Los Angeles Times
The Supreme Court on Wednesday sent a simple — and disturbing — message in a complicated ruling about an 8-foot cross in California's Mojave National Preserve. The message is that the government can treat the preeminent Christian symbol as a national emblem and display it on public property.
The decision didn't explicitly approve the display of the cross, the successor to one erected in 1934 by a veterans group to honor fallen World War I soldiers. Nor did it render a final judgment on whether Congress acted constitutionally in approving a deal in which the Interior Department would swap the public land on which the cross stands for a privately owned five-acre parcel elsewhere, on the condition that the new owners maintain it as a war memorial. The latter question will be reexamined by the lower court that issued an order against the transfer.
But these technicalities can't obscure the fact that a majority of the justices seem willing to accept Justice Anthony M. Kennedy's assertion in the court's main opinion that "a Latin cross is not merely a reaffirmation of Christian beliefs. It is a symbol often used to honor and respect those whose heroic acts, noble contributions and patient striving help secure an honored place in history for this nation and its people." At oral arguments in the case, Justice Antonin Scalia made the same point, prompting this devastating response from the lawyer for the former National Park Service employee who challenged the display: "I have been in Jewish cemeteries. There is never a cross on a tombstone for a Jew." Yet more than 3,500 Jewish American soldiers died in World War I.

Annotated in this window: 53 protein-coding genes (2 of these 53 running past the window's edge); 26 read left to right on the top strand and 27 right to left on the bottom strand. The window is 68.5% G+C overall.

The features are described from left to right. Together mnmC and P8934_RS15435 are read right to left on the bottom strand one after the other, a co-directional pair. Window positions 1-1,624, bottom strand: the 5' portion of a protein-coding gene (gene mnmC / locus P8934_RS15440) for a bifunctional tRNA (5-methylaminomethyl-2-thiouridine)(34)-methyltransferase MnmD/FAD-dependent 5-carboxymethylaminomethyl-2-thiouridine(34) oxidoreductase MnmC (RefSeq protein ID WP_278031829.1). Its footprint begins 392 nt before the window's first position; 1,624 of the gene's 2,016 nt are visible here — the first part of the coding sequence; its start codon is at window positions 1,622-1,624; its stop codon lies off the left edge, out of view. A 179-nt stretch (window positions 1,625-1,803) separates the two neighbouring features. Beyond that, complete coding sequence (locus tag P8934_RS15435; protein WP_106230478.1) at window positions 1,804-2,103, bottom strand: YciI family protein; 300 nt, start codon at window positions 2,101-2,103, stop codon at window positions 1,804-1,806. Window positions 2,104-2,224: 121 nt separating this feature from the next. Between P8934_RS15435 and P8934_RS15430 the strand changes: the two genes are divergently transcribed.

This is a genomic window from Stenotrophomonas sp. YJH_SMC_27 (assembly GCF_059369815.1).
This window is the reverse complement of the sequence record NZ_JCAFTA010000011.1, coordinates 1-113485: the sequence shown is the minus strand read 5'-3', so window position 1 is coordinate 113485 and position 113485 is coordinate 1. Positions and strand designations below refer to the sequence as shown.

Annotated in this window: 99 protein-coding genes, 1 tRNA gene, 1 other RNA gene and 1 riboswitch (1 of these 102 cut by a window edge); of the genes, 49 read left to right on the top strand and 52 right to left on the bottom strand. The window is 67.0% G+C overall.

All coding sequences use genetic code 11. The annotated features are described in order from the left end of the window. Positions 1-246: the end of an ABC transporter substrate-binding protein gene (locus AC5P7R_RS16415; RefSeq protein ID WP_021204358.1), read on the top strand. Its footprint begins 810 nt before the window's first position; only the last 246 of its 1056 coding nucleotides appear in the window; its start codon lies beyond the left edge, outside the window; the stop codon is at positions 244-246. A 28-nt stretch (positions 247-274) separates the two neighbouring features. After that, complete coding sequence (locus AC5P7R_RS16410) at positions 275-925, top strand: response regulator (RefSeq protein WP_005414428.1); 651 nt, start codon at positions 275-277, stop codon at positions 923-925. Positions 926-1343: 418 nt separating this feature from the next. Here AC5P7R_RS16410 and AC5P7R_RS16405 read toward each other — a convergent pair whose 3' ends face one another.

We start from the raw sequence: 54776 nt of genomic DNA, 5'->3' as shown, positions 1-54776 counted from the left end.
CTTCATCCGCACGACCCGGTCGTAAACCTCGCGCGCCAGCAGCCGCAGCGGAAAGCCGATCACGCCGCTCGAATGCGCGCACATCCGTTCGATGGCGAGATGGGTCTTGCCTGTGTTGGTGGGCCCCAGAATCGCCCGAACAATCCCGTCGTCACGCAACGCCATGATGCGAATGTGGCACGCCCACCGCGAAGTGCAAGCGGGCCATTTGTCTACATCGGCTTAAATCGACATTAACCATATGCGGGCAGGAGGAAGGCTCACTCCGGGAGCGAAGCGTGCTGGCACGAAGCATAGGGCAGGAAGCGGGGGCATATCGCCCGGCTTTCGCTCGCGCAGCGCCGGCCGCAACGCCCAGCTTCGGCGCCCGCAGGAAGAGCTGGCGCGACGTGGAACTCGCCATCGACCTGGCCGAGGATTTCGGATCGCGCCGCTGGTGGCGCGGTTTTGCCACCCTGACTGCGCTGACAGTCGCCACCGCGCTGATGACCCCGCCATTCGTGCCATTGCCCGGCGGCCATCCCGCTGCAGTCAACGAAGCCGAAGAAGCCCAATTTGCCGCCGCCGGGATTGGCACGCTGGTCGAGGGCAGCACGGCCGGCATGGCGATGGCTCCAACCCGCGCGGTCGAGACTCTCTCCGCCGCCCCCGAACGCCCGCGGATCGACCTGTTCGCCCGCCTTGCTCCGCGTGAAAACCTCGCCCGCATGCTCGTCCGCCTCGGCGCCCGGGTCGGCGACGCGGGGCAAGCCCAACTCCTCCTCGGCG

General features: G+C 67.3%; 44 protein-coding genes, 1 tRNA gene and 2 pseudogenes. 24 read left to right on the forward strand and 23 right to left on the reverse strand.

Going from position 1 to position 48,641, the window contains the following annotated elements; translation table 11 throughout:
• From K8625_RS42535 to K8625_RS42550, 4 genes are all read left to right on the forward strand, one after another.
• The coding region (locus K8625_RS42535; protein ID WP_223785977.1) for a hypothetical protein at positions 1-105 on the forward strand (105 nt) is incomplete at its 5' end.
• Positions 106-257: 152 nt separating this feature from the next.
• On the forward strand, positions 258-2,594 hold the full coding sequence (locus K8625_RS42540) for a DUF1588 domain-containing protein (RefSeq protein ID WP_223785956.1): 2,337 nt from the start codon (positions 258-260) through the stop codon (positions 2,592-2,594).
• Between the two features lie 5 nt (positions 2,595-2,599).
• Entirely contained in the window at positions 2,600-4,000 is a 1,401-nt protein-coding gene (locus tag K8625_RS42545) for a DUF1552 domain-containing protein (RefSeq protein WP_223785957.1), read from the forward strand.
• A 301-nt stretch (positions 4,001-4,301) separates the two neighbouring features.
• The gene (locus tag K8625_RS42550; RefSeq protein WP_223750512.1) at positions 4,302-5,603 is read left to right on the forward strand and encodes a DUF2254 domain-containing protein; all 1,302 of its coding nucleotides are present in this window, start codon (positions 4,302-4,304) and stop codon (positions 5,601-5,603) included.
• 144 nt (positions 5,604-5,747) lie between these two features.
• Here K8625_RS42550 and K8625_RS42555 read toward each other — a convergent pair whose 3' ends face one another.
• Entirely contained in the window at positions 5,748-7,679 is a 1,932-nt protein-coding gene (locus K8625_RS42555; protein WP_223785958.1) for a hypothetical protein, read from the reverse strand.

Conceivably the Veterans of Foreign Wars, which would be responsible for the memorial after the land swap, could obtain congressional approval to add a Star of David or an Islamic crescent to the cross or, better yet, to erect a memorial containing no religious symbols. But they needn't consider such alternatives given Kennedy's conclusion that the cross is a generic tribute to war dead rather than a symbol that sends what dissenting Justice John Paul Stevens called a "starkly sectarian message."
It's distressing that the court seems inclined to uphold the government-sanctioned display of the cross in a national preserve (even if it actually stands on a tiny parcel of private land). More ominously, Wednesday's decision suggests that the court is moving toward what Kennedy in his opinion called a "policy of accommodation" of religious displays — even if the only display is the symbol of a single religion. The 1st Amendment deserves better.